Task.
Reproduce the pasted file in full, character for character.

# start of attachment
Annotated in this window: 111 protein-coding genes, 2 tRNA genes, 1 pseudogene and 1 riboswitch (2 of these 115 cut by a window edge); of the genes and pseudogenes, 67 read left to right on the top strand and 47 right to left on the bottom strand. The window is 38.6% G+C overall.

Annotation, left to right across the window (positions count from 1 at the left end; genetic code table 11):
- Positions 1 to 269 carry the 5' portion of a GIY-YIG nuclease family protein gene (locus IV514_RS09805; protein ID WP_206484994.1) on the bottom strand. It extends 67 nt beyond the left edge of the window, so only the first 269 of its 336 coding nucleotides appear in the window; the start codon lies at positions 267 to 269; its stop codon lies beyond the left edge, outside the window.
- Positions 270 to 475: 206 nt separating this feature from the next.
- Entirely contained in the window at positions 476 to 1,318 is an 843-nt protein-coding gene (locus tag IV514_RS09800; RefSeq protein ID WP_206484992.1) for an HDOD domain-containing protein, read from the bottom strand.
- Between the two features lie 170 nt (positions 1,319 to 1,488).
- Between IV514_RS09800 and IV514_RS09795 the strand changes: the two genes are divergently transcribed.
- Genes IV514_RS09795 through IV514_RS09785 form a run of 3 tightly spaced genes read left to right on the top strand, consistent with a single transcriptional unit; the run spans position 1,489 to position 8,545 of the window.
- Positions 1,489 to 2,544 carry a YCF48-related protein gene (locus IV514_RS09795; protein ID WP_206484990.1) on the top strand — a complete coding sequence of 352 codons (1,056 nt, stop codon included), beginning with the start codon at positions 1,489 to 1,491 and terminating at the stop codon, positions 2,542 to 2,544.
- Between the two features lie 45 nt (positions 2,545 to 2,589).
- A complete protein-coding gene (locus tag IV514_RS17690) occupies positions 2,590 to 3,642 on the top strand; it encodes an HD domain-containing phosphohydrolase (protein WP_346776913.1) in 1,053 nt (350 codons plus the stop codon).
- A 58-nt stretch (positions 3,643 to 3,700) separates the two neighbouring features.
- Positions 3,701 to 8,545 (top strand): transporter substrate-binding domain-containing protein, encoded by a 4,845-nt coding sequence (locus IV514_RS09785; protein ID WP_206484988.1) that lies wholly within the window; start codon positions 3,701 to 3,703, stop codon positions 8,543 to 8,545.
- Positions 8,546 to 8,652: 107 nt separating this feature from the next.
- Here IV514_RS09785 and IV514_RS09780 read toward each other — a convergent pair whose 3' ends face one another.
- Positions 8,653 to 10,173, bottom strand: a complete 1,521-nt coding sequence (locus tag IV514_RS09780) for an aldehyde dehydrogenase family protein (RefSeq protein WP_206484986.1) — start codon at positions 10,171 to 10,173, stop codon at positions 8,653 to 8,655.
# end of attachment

Annotated in this window: 111 protein-coding genes, 2 tRNA genes, 1 pseudogene and 1 riboswitch (2 of these 115 cut by a window edge); of the genes and pseudogenes, 67 read left to right on the top strand and 47 right to left on the bottom strand. The window is 38.6% G+C overall.

Annotation, left to right across the window (positions count from 1 at the left end; genetic code table 11):
- Positions 1 to 269 carry the 5' portion of a GIY-YIG nuclease family protein gene (locus IV514_RS09805; protein ID WP_206484994.1) on the bottom strand. It extends 67 nt beyond the left edge of the window, so only the first 269 of its 336 coding nucleotides appear in the window; the start codon lies at positions 267 to 269; its stop codon lies beyond the left edge, outside the window.
- Positions 270 to 475: 206 nt separating this feature from the next.
- Entirely contained in the window at positions 476 to 1,318 is an 843-nt protein-coding gene (locus tag IV514_RS09800; RefSeq protein ID WP_206484992.1) for an HDOD domain-containing protein, read from the bottom strand.
- Between the two features lie 170 nt (positions 1,319 to 1,488).
- Between IV514_RS09800 and IV514_RS09795 the strand changes: the two genes are divergently transcribed.
- Genes IV514_RS09795 through IV514_RS09785 form a run of 3 tightly spaced genes read left to right on the top strand, consistent with a single transcriptional unit; the run spans position 1,489 to position 8,545 of the window.
- Positions 1,489 to 2,544 carry a YCF48-related protein gene (locus IV514_RS09795; protein ID WP_206484990.1) on the top strand — a complete coding sequence of 352 codons (1,056 nt, stop codon included), beginning with the start codon at positions 1,489 to 1,491 and terminating at the stop codon, positions 2,542 to 2,544.
- Between the two features lie 45 nt (positions 2,545 to 2,589).
- A complete protein-coding gene (locus tag IV514_RS17690) occupies positions 2,590 to 3,642 on the top strand; it encodes an HD domain-containing phosphohydrolase (protein WP_346776913.1) in 1,053 nt (350 codons plus the stop codon).
- A 58-nt stretch (positions 3,643 to 3,700) separates the two neighbouring features.
- Positions 3,701 to 8,545 (top strand): transporter substrate-binding domain-containing protein, encoded by a 4,845-nt coding sequence (locus IV514_RS09785; protein ID WP_206484988.1) that lies wholly within the window; start codon positions 3,701 to 3,703, stop codon positions 8,543 to 8,545.
- Positions 8,546 to 8,652: 107 nt separating this feature from the next.
- Here IV514_RS09785 and IV514_RS09780 read toward each other — a convergent pair whose 3' ends face one another.
- Positions 8,653 to 10,173, bottom strand: a complete 1,521-nt coding sequence (locus tag IV514_RS09780) for an aldehyde dehydrogenase family protein (RefSeq protein WP_206484986.1) — start codon at positions 10,171 to 10,173, stop codon at positions 8,653 to 8,655.